FFA program returns to Honesdale
HONESDALE, PA — After a long absence from Honesdale, the National FFA Organization has recognized a new Wayne Highlands chapter to educate a budding generation of farmers and agriculturalists. “The FFA is a national organization, and it’s all about career success, leadership and personal growth,” says Kayla Hack, the district’s new ag teacher and advisor—and the first one since the 1970s, the last time agriculture was taught at Honesdale High School. “All of that is taking place through agriculture education,” says Hack.
And in Wayne County, as Hack notes, agriculture is huge. She says, “What’s really neat is right now, the face of agriculture—food and natural resources—is kind of changing in the county, and so you’re seeing a lot of stuff happen, you’re seeing a lot of strong traditions… but then a lot of new and beginning farmers as well…. “What I’ve heard [from the students and] the community is, ‘Finally, there’s an agriculture program again,’ or ‘thanks for bringing FFA back.’ The district made a big move when they decided to do that, but I think it’s an echo in the community that it was much needed.”
In agriculture education, Hack notes, there is what she calls the “leadership laboratory” component; the supervised agriculture experience, where students can participate outside the classroom, in an internship, a job, or a project; and the classroom portion. “Students are in class every single day, but because they’re in an agriculture class, they can also be an FFA member and gain those leadership skills.” Included in the agriculture curriculum is everything from forestry to food processing, animal science to horticulture and aquaculture. “Agriculture covers everything from the food we eat to the clothes we wear,” says Hack, “so we try to cover a little bit of everything in here as well.”
Official recognition from FFA has had its own impact. “There are over half a million FFA members in the country, so to have a program recognized in the state of Pennsylvania as a new FFA chapter— and receiving our federal charter from the Secretary of Education—that was a pretty big deal… In Pennsylvania, Honesdale was one of the first programs, but it went away for a while. And now that recharter, that renewing of our program— FFA program returns to Honesdale seeing that again is really cool, because we’re getting older members of the community saying, ‘I remember when I wore the blue jacket’—which is an iconic FFA jacket… blue corduroy, that my students have been able to receive”
The students think so, too. “I’m very into agriculture,” says Rachel Olver of Beach Lake. “I grew up on a farm, and I hunt, so that’s a big part of my life— and I’m in 4-H, which is another add-on, and another big part of it, because I love it, and I always want to be involved. So I’m just thankful that it’s back at Honesdale… I want to be a conservation officer, so I’m taking a Forestry class, and [they go] hand-in-hand with each other, so it helps me get more information about what I may need for the future.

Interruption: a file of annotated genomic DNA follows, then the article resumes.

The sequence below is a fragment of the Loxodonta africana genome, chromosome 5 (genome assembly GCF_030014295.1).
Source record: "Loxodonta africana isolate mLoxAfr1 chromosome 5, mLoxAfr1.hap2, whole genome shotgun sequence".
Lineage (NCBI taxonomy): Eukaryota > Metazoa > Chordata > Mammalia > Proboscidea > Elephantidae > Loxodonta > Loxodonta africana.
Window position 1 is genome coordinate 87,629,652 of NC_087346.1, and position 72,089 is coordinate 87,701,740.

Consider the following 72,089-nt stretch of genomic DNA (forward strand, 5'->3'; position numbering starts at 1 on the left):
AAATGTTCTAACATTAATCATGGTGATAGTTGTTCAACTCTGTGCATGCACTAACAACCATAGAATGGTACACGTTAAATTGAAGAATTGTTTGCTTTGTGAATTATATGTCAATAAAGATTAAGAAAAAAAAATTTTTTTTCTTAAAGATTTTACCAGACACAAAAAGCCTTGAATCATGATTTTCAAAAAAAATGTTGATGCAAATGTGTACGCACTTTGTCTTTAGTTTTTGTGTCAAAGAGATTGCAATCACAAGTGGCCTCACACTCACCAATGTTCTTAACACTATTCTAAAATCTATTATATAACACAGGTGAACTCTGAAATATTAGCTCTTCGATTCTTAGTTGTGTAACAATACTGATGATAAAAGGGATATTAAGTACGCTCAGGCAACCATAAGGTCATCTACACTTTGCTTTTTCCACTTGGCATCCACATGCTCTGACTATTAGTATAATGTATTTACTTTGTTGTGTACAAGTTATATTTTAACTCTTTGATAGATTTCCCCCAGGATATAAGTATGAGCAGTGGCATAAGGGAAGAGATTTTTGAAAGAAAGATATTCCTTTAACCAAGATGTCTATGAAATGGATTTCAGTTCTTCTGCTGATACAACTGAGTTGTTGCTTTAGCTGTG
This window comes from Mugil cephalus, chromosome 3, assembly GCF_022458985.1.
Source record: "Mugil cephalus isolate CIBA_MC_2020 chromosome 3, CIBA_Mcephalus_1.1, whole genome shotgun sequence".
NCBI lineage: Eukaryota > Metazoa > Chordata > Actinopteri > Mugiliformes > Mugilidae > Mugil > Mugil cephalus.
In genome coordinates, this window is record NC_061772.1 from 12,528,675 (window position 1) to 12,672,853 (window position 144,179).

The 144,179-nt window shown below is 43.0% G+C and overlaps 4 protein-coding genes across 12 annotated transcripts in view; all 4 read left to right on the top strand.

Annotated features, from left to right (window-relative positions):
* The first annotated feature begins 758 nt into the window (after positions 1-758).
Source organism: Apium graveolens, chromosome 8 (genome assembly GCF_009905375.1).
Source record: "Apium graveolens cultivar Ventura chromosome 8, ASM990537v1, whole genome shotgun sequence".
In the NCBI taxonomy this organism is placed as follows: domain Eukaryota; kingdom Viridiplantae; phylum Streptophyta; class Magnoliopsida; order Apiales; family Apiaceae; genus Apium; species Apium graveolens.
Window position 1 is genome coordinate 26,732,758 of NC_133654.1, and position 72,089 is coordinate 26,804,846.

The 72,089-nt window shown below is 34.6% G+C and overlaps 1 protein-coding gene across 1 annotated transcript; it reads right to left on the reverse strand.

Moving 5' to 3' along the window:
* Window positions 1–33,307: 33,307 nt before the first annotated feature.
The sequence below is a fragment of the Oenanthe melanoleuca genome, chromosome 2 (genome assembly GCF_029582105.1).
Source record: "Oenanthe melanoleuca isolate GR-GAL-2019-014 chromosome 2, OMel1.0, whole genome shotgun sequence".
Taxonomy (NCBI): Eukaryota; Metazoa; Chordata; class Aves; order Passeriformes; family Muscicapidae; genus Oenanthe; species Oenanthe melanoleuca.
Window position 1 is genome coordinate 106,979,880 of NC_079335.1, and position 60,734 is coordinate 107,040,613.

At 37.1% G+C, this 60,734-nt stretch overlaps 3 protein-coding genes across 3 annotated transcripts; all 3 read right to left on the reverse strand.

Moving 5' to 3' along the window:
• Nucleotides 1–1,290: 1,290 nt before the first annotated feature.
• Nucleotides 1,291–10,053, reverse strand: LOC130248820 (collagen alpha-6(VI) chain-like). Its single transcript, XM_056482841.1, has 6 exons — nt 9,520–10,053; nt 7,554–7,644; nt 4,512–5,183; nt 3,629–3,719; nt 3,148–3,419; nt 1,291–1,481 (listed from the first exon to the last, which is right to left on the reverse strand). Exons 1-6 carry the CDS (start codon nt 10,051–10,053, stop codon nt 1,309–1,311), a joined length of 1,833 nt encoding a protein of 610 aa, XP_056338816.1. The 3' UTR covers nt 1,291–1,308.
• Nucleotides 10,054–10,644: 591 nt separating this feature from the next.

“FFA is definitely going to be a big part of my future,” says Leah Neu of Preston. “I grew up in agriculture, my dad has his own logging business… and I’m a farmhand at one of our family farms, so I’ve definitely been around it… I’m looking forward to what new opportunities [it opens] for me…. I think I’m going to head towards the fishery, the fish commission direction... I’m definitely learning a lot [about] the maintenance of it. We did have a fish tank here, and that was an experience to deal with… It takes a lot of work to figure out the different pH balances... for the water temperature for the fish to survive in a tank like that.”
“This is a curriculum that is going to continue to grow, change and evolve,” says Hack. “But we’re doing some things inside right now, while it’s colder—for instance, in Forestry, we did all of our tree identification in the fall, the first two weeks of classes, before the leaves fell. But… in Food Processing, [we can] do butchering because we’re inside right now… Chainsaw safety is something that we’re doing, but if it’s too, too cold, or it’s snowed a lot, then we’re not outside. And so we go back and forth… just like anything in agriculture, the weather is part of that. But Horticulture I’m teaching in the spring, and so we’ll do a lot of our basic plant finds... when it’s cooler—but then, come this spring, we’ll do a lot of the landscaping, because we can be outside.”
Hack hopes to get the FFA even more involved in the outside community. “I would love to grow student projects in agriculture—so if a student is really interested in beekeeping, having them find a project or a producer to work with in the community, [so] they can learn more about that. Because you can only do so much in an eight-hour day, so how can I get these students outside the classroom, working in the community and learning about agriculture in that project-based, real-life way?” However, Hack is pleased with the progress the program has already made. “I’m excited to see where it goes. I don’t think it would have made the progress that it did if wasn’t for the fact that the students are excited, and that this community has come around to the program and has helped out in any way that they can. There [are] constantly guest speakers or helpers in here, and that’s what made it possible to grow it as quickly as we have.”